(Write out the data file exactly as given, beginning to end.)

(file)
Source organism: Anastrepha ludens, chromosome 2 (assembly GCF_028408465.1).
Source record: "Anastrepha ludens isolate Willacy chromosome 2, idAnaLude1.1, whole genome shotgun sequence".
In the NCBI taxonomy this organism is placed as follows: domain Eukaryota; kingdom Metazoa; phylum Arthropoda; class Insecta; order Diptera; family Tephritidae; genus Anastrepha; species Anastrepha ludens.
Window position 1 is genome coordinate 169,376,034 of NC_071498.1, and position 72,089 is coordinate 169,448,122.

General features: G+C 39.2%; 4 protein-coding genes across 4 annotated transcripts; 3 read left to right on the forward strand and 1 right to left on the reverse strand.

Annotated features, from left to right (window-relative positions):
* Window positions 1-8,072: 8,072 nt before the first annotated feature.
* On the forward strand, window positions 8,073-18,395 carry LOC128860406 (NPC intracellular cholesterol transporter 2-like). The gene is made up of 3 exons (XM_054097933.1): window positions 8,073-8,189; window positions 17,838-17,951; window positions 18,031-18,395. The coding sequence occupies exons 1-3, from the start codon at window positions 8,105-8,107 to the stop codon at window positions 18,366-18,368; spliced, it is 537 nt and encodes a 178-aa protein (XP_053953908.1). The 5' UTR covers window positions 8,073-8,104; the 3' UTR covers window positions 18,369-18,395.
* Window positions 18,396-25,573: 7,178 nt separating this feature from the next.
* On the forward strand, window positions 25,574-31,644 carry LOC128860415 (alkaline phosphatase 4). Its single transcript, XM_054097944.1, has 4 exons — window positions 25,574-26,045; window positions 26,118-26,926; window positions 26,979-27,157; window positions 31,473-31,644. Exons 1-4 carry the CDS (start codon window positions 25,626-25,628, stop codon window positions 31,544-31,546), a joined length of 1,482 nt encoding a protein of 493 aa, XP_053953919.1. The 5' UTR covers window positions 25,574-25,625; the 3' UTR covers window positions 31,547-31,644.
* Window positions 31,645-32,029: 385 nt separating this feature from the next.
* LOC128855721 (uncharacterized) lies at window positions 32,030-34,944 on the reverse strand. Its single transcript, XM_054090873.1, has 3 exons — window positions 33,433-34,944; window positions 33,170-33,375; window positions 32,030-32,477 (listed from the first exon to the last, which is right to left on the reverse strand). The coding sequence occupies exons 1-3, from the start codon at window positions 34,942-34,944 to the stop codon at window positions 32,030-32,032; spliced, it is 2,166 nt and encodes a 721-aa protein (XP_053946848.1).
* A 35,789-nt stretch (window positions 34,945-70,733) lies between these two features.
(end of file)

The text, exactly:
Source organism: Anastrepha ludens, chromosome 2 (assembly GCF_028408465.1).
Source record: "Anastrepha ludens isolate Willacy chromosome 2, idAnaLude1.1, whole genome shotgun sequence".
In the NCBI taxonomy this organism is placed as follows: domain Eukaryota; kingdom Metazoa; phylum Arthropoda; class Insecta; order Diptera; family Tephritidae; genus Anastrepha; species Anastrepha ludens.
Window position 1 is genome coordinate 169,376,034 of NC_071498.1, and position 72,089 is coordinate 169,448,122.

General features: G+C 39.2%; 4 protein-coding genes across 4 annotated transcripts; 3 read left to right on the forward strand and 1 right to left on the reverse strand.

Annotated features, from left to right (window-relative positions):
* Window positions 1-8,072: 8,072 nt before the first annotated feature.
* On the forward strand, window positions 8,073-18,395 carry LOC128860406 (NPC intracellular cholesterol transporter 2-like). The gene is made up of 3 exons (XM_054097933.1): window positions 8,073-8,189; window positions 17,838-17,951; window positions 18,031-18,395. The coding sequence occupies exons 1-3, from the start codon at window positions 8,105-8,107 to the stop codon at window positions 18,366-18,368; spliced, it is 537 nt and encodes a 178-aa protein (XP_053953908.1). The 5' UTR covers window positions 8,073-8,104; the 3' UTR covers window positions 18,369-18,395.
* Window positions 18,396-25,573: 7,178 nt separating this feature from the next.
* On the forward strand, window positions 25,574-31,644 carry LOC128860415 (alkaline phosphatase 4). Its single transcript, XM_054097944.1, has 4 exons — window positions 25,574-26,045; window positions 26,118-26,926; window positions 26,979-27,157; window positions 31,473-31,644. Exons 1-4 carry the CDS (start codon window positions 25,626-25,628, stop codon window positions 31,544-31,546), a joined length of 1,482 nt encoding a protein of 493 aa, XP_053953919.1. The 5' UTR covers window positions 25,574-25,625; the 3' UTR covers window positions 31,547-31,644.
* Window positions 31,645-32,029: 385 nt separating this feature from the next.
* LOC128855721 (uncharacterized) lies at window positions 32,030-34,944 on the reverse strand. Its single transcript, XM_054090873.1, has 3 exons — window positions 33,433-34,944; window positions 33,170-33,375; window positions 32,030-32,477 (listed from the first exon to the last, which is right to left on the reverse strand). The coding sequence occupies exons 1-3, from the start codon at window positions 34,942-34,944 to the stop codon at window positions 32,030-32,032; spliced, it is 2,166 nt and encodes a 721-aa protein (XP_053946848.1).
* A 35,789-nt stretch (window positions 34,945-70,733) lies between these two features.